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To speak up or stay silent

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Rabbi 2 Rabbi

Judaism has the power to bring a moral voice to any issue , but what are rabbis’ parameters for activism, and when should they take a stand from the pulpit?


Rabbi Adam Cutler

Beth Tzedec Congregation, Toronto

Rabbi Adam Scheier

Congregation Shaar Hashomayim, Montreal


Rabbi Cutler: Recently, 1,000 American rabbis signed a letter encouraging the U.S. Congress to welcome Syrian refugees to the United States. I often receive solicitations to add my name to petitions on all sorts of issues, ranging from Israel and environment concerns to the death penalty and doctor-assisted death. I imagine that you do as well.

As religious leaders, I believe that it is incumbent upon us to join the public debate and use our moral voices for good. At the same time, such petitions generate concerns. When an issue has a strong partisan quality, is it appropriate to speak up? When should I fear alienating my community? And more broadly, what differentiates a rabbi from a prophet?

Rabbi Scheier: Your questions cut to the core of what it means to be a congregational rabbi in the 21st century. Equal in importance to our engagement with traditional Jewish texts is our engagement with the social and political issues of the day.

READ: Toronto Jewish day school to sponsor refugees

Our voices need to be heard when it comes to contemporary issues. The media that our congregants consume doesn’t recognize borders – who in our community isn’t following the drama of the American election cycle? The issues we discuss should be those that matter to us and inform our Jewish lives, regardless of whether they emerge from events outside our immediate communities.

For an activist rabbi, Judaism has the power to bring a moral voice to any issue, and signing petitions is one way to exercise this voice.

What are your parameters of activism? When do you believe, as a rabbi, it’s important to speak up, and when should one remain silent?

Rabbi Cutler: Ecclesiastes teaches that there is “a time to be silent and a time to speak.” Unfortunately, Ecclesiastes doesn’t give guidance as to which situations merit which response.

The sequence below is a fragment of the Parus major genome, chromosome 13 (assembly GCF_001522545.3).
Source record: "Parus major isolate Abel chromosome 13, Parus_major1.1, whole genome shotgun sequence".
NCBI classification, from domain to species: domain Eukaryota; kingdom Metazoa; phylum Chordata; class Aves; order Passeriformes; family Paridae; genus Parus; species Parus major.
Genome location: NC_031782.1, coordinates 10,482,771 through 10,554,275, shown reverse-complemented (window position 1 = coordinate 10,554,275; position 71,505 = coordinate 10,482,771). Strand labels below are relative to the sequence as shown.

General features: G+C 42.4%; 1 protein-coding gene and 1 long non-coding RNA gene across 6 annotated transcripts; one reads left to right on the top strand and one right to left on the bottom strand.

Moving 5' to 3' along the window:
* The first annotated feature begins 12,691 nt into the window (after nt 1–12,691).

Each situation becomes a judgment call. I ask myself: will my voice make a difference? Does engaging this time mean I will be more or less effective the next time? How will I see myself in 20 years if I don’t speak up?

Rabbis engage in activism in a variety of ways. One of which is from the pulpit. It can be a powerful venue to encourage a community to engage with an important issue. Some sermons take an issue about which our community is divided, and the role of an (activist) rabbi is to argue for a particular side. In such a situation, the rabbi serves as an authentic Jewish voice – indeed, the voice that a particular community has chosen as its Jewish guide.

READ: Rabbis must lead, not follow

Other sermons address issues about which there exists near-communal consensus. In those instances, the rabbi spends less time arguing for a particular side (none of our congregants, for example, are pro-genocide, so rabbis need not spend time arguing why genocide is wrong) and behaves more as a community organizer, encouraging congregants to take action.

My ordination certificate refers to me as a “teacher and preacher.” When I speak on issues about which there is not yet consensus, I feel that I am acting more as a teacher. When I address issues about which consensus exists, I feel that my role is closer to that of a preacher.

Rabbi Scheier: I am reminded of the joke about the rabbi who proposes to speak about intermarriage, kashrut or Shabbat. “No,” the synagogue president says, “those topics are too contentious and might offend members of the congregation.” “What, then, should I discuss?” the rabbi wonders. “Judaism!” responds the president.

I suppose my parameters for discussing “hot-button issues” are a) whether or not I can express a unique approach based on Jewish thought, and b) whether the topic is sufficiently stimulating to the members of my community to foment further conversation.

I have a friend who is a rabbi in the American South. Whenever I share an insight that he likes, he’ll tell me, “As we say down here: ‘That’ll preach!’”

The instinct of knowing what will “preach” is not something to which we can apply objective parameters. It is something, perhaps, that we learn over time, through the inevitable journey of trial and error. As you taught, Ecclesiastes doesn’t specify which is a time to speak and which is a time for silence: the application of this verse is our responsibility.

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